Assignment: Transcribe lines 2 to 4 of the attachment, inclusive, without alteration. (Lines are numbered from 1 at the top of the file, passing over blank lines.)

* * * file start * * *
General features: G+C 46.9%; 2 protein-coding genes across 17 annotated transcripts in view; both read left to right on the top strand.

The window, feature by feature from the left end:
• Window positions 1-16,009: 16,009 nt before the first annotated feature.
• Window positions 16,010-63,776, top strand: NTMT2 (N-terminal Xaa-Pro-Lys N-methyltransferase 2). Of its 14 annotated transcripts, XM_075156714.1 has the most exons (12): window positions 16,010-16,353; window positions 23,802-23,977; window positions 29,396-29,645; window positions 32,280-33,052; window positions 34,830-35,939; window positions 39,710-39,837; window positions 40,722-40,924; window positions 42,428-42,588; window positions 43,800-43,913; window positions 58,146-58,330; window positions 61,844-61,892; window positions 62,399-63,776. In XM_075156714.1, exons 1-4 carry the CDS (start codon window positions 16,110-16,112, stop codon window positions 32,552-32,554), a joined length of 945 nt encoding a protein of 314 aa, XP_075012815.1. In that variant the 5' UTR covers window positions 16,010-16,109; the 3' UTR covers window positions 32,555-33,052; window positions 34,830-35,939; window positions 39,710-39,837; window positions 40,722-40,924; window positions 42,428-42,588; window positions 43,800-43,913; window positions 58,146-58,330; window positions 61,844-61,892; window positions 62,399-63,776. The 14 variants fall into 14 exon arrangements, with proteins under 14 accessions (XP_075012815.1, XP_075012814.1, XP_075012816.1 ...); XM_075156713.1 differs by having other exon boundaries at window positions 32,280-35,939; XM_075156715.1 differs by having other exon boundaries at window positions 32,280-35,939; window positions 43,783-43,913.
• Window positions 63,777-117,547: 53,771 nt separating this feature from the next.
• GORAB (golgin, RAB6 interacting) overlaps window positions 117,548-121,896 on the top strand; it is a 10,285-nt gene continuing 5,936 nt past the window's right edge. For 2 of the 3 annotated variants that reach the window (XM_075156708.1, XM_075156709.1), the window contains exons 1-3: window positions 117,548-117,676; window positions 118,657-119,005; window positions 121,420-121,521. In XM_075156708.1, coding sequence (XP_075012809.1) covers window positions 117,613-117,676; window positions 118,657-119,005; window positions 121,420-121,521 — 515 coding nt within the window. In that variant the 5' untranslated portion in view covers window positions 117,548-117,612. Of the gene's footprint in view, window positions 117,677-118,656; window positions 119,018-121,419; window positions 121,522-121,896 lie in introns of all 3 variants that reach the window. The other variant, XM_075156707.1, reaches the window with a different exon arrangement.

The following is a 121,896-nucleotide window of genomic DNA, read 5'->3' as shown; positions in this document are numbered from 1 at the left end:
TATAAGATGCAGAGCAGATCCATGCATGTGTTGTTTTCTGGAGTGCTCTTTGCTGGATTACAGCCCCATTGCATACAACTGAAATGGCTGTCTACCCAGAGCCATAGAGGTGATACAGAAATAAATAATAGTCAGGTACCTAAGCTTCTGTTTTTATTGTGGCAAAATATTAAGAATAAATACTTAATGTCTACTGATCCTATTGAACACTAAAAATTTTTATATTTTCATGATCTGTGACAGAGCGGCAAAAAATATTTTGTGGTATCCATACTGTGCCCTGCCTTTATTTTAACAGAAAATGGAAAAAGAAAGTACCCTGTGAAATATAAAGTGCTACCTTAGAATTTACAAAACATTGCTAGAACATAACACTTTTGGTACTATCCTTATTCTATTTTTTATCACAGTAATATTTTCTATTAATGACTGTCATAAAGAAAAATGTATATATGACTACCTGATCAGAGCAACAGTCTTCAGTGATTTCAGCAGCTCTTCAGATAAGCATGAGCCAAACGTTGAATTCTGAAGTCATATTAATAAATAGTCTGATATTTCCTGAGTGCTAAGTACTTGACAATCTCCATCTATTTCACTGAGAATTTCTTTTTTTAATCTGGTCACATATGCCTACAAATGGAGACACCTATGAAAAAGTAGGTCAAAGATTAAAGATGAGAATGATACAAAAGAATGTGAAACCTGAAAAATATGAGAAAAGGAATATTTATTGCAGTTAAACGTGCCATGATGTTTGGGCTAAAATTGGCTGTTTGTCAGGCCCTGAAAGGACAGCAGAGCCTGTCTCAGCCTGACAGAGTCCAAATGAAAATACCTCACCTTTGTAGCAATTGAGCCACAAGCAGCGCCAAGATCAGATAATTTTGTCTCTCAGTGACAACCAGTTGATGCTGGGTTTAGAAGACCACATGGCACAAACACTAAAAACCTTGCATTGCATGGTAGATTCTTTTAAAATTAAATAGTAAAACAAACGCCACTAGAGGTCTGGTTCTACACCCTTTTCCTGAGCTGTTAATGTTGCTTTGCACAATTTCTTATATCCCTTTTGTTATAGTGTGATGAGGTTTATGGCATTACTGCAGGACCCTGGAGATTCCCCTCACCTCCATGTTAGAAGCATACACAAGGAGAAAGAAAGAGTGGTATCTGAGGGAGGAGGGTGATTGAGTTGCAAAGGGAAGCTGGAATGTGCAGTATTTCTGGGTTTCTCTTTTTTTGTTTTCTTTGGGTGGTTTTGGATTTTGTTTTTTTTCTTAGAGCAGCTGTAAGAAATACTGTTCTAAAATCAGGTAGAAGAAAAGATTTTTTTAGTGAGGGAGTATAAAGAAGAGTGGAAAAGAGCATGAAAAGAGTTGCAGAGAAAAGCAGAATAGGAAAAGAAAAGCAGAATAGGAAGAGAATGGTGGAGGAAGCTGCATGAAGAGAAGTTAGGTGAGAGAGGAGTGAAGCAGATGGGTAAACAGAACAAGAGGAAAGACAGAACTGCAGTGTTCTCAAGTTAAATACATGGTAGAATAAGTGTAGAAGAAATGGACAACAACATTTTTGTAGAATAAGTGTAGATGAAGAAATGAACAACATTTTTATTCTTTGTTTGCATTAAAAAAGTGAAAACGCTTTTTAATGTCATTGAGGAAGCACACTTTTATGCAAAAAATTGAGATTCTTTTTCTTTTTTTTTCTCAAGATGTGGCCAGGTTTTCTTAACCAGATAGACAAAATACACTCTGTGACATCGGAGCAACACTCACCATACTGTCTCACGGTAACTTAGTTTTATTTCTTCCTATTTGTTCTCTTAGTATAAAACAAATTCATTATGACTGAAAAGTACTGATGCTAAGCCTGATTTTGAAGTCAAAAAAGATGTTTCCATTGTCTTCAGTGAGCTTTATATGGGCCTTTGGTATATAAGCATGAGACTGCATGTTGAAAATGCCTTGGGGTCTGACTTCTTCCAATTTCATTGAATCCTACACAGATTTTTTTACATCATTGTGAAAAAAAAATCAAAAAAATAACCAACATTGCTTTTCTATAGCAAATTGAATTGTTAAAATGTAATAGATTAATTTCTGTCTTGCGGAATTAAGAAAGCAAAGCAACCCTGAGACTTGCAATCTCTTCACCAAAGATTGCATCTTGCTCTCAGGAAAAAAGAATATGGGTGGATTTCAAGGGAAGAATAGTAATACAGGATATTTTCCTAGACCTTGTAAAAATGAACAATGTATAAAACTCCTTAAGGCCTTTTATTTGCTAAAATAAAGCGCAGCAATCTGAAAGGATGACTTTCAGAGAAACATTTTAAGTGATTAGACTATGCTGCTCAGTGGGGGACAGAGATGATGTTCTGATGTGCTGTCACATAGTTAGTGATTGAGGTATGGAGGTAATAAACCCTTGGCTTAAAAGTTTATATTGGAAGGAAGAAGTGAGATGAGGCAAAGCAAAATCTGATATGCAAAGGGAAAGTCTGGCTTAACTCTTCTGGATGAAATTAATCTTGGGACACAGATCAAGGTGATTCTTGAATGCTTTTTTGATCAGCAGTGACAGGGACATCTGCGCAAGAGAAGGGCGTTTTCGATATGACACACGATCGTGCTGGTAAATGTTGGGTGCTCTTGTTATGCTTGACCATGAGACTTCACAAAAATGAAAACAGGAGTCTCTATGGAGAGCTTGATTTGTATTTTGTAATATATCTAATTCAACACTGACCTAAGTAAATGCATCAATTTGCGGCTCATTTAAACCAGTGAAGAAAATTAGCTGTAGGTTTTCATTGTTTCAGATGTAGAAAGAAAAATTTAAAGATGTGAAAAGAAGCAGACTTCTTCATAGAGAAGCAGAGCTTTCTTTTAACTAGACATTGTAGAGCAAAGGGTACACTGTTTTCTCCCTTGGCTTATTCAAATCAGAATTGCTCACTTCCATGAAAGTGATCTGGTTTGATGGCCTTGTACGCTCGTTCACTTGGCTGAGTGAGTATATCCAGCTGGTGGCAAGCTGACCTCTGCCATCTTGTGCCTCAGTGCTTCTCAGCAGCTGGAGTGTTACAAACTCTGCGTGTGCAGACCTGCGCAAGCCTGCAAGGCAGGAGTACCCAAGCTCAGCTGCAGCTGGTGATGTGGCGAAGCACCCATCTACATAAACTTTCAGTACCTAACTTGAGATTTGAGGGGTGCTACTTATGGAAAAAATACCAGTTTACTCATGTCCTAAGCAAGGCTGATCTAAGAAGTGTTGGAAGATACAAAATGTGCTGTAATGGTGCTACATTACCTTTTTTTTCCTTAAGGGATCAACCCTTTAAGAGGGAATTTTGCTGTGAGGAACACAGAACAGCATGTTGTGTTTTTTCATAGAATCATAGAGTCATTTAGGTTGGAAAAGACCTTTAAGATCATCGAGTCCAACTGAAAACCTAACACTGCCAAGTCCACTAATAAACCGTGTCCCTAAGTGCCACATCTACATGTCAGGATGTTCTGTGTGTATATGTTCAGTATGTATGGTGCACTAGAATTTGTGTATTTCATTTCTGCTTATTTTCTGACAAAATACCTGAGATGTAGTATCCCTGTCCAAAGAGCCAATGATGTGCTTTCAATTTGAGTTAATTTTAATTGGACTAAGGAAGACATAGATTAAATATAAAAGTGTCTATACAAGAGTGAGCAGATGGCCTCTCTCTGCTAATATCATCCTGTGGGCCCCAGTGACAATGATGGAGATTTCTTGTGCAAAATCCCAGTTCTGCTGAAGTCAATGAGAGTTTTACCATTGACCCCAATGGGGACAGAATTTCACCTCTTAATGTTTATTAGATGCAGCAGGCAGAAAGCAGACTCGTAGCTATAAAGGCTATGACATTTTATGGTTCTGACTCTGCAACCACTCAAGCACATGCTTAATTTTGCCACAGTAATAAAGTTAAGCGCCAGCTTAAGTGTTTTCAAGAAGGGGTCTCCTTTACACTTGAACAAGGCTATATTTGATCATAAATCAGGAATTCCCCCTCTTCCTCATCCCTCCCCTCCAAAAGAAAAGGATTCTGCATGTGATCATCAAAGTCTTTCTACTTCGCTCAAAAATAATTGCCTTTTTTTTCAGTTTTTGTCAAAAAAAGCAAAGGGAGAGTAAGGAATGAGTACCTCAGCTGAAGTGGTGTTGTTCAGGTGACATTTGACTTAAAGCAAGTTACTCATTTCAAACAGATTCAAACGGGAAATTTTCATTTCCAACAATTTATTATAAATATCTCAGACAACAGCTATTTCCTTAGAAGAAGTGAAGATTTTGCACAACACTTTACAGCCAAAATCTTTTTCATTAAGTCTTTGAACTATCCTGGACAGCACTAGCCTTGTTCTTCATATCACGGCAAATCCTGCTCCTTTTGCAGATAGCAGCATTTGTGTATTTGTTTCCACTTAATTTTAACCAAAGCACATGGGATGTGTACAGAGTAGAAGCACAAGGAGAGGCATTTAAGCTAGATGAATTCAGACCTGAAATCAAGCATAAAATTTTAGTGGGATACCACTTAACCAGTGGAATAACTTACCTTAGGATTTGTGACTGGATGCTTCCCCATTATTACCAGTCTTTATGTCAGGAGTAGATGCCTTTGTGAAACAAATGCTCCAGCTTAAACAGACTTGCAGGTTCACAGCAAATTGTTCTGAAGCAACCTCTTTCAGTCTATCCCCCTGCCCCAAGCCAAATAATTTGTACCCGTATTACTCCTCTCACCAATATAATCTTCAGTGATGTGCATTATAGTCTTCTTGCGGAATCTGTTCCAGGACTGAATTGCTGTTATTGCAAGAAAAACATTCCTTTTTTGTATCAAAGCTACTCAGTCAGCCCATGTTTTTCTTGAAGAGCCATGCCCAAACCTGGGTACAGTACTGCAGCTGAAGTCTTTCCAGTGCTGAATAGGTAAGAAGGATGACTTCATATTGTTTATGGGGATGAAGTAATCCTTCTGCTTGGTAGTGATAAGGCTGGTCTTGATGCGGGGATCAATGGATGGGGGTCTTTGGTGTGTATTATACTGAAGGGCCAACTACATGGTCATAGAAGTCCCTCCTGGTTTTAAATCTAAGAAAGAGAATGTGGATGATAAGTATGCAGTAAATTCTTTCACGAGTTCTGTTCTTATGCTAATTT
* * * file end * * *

The window, feature by feature from the left end:
• Window positions 1-16,009: 16,009 nt before the first annotated feature.
• Window positions 16,010-63,776, top strand: NTMT2 (N-terminal Xaa-Pro-Lys N-methyltransferase 2). Of its 14 annotated transcripts, XM_075156714.1 has the most exons (12): window positions 16,010-16,353; window positions 23,802-23,977; window positions 29,396-29,645; window positions 32,280-33,052; window positions 34,830-35,939; window positions 39,710-39,837; window positions 40,722-40,924; window positions 42,428-42,588; window positions 43,800-43,913; window positions 58,146-58,330; window positions 61,844-61,892; window positions 62,399-63,776. In XM_075156714.1, exons 1-4 carry the CDS (start codon window positions 16,110-16,112, stop codon window positions 32,552-32,554), a joined length of 945 nt encoding a protein of 314 aa, XP_075012815.1. In that variant the 5' UTR covers window positions 16,010-16,109; the 3' UTR covers window positions 32,555-33,052; window positions 34,830-35,939; window positions 39,710-39,837; window positions 40,722-40,924; window positions 42,428-42,588; window positions 43,800-43,913; window positions 58,146-58,330; window positions 61,844-61,892; window positions 62,399-63,776. The 14 variants fall into 14 exon arrangements, with proteins under 14 accessions (XP_075012815.1, XP_075012814.1, XP_075012816.1 ...); XM_075156713.1 differs by having other exon boundaries at window positions 32,280-35,939; XM_075156715.1 differs by having other exon boundaries at window positions 32,280-35,939; window positions 43,783-43,913.